What is Forensic Psychology?
Hollywood and the television industry have made forensic psychology an attractive career option for a generation of students. The good news is that while forensic psychology is not exactly as portrayed in the entertainment world, it’s still a fascinating field with many career options.
Forensic psychology refers to professional psychologists who apply their skills to aid the legal system and those who are in it, both victims and investigators. It’s a specialized branch of psychology that connects the law with psychological skills. Those who work as forensic psychologists can come from different disciplines, including clinical, developmental, social, and cognitive psychology.
This area of psychology has always been one of great interest. People have long wanted to better understand what makes criminals commit crimes and get a clearer picture of what leads to antisocial or aggressive behavior. These are some of the many areas where a forensic psychologist might focus their efforts.
How Touro University Prepares Forensic Psychologists
Touro University Worldwide’s online Masters of Science in Forensic Psychology is the perfect program for individuals seeking career options in this challenging field or who would like to pursue a doctoral degree in Forensic Psychology after completing their Masters degree.
TUW’s MS in Forensic Psychology is designed for those who want to understand criminal behavior and the role psychology plays in the legal system. Graduates often pursue careers in victim advocacy, probation and parole, jury consultation, and crime analysis.
The university also offers an online Bachelor of Arts in Psychology with a Concentration in Forensic Psychology for those just beginning their journey into this specialized field of psychology.
What Forensic Psychologists Do
Forensic psychologists work in many fields. Because of this unique position, the work of a forensic psychologist can vary. For example, those working in forensic psychology might do some of the following:
- Provide psychological services for those who have been touched by the criminal justice system.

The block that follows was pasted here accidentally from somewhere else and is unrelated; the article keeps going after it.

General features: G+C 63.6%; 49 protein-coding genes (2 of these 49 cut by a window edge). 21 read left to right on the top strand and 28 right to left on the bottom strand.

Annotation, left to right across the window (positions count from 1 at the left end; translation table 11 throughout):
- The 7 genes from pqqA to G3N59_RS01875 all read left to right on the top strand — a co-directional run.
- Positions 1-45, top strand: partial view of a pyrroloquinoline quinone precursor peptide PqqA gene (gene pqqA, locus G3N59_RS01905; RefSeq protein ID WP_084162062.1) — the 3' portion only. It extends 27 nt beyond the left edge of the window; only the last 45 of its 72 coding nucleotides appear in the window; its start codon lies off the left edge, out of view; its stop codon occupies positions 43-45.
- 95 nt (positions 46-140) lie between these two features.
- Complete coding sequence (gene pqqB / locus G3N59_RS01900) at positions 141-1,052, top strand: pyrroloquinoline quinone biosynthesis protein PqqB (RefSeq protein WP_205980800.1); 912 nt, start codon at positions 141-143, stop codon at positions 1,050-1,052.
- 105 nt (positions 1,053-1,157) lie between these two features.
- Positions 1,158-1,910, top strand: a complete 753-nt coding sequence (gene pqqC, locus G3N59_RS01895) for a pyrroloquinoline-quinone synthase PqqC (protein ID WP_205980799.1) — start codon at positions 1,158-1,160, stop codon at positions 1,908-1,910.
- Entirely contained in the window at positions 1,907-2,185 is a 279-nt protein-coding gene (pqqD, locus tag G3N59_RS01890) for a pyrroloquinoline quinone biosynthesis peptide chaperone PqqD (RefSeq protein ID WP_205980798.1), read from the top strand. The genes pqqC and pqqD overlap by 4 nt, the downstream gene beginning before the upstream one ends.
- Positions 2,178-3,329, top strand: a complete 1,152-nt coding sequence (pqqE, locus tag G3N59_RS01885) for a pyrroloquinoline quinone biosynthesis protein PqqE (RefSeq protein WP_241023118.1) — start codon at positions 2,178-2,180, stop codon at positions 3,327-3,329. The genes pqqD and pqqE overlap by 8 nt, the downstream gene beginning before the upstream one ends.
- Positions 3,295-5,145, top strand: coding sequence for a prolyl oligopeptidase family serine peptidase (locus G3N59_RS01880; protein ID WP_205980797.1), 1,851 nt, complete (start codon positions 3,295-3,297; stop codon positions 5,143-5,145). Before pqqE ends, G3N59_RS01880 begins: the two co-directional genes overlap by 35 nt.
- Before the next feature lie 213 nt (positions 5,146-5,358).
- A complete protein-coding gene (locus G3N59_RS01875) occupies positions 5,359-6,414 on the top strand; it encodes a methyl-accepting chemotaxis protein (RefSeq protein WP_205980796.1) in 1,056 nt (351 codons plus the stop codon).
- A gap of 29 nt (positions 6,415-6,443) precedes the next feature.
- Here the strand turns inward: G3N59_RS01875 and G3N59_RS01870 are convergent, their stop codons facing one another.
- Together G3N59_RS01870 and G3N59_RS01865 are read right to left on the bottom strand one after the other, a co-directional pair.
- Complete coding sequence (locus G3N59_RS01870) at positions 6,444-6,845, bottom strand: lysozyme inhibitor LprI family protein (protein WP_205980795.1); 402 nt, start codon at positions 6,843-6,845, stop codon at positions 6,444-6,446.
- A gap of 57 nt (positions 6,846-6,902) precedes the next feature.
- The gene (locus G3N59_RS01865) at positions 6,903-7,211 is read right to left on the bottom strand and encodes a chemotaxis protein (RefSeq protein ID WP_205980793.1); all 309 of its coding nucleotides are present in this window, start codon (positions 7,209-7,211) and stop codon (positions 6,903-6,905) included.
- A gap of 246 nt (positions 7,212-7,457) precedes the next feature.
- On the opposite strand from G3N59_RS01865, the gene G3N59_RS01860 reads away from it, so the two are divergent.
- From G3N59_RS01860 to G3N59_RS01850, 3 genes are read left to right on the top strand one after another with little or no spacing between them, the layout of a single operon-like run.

- Work for a criminal court in determining whether a suspected criminal suffers from mental illness.
- Provide treatment to convicted criminals who are recovering from substance abuse.
- Evaluate children in suspected abuse cases.
- Help children prepare to give testimony in court.
- In cases where they work directly with criminals, forensic psychologists may determine their mental competency, assess a criminal’s chances of committing a crime again, testify as an expert witness, and make sentencing recommendations.
How to Get into A Career in Forensic Psychology
Given the nature of their specialty, forensic psychologists can work in many different places. Some work for private practices. Others work directly for prisons, rehabilitation centers, law enforcement, court systems, schools, and government agencies.
Within the field, forensic psychologists may focus on specific types of cases. For example, some will work primarily in cases involving the abuse of children. Others may focus on evaluating the fitness of convicted criminals to reenter society.
In all areas, research is a key component of the job, according to the American Psychological Association. For example, a forensic psychologist might search for similarities among certain types of criminals to best assess potential outcomes. This research could involve interviewing criminals and even their victims.
Job growth in the field is strong. While the federal government does not track forensic psychology specifically, the number of psychologists overall is expected to grow 3% by 2029, according to the U.S. Bureau of Labor Statistics (BLS). Also, the pay is significant, with the average salary of psychologists reaching $98,230 in May 2019.
For those with an interest in psychology and the law, a career as a forensic psychologist might provide the perfect fit. It is a challenging field but a highly rewarding one.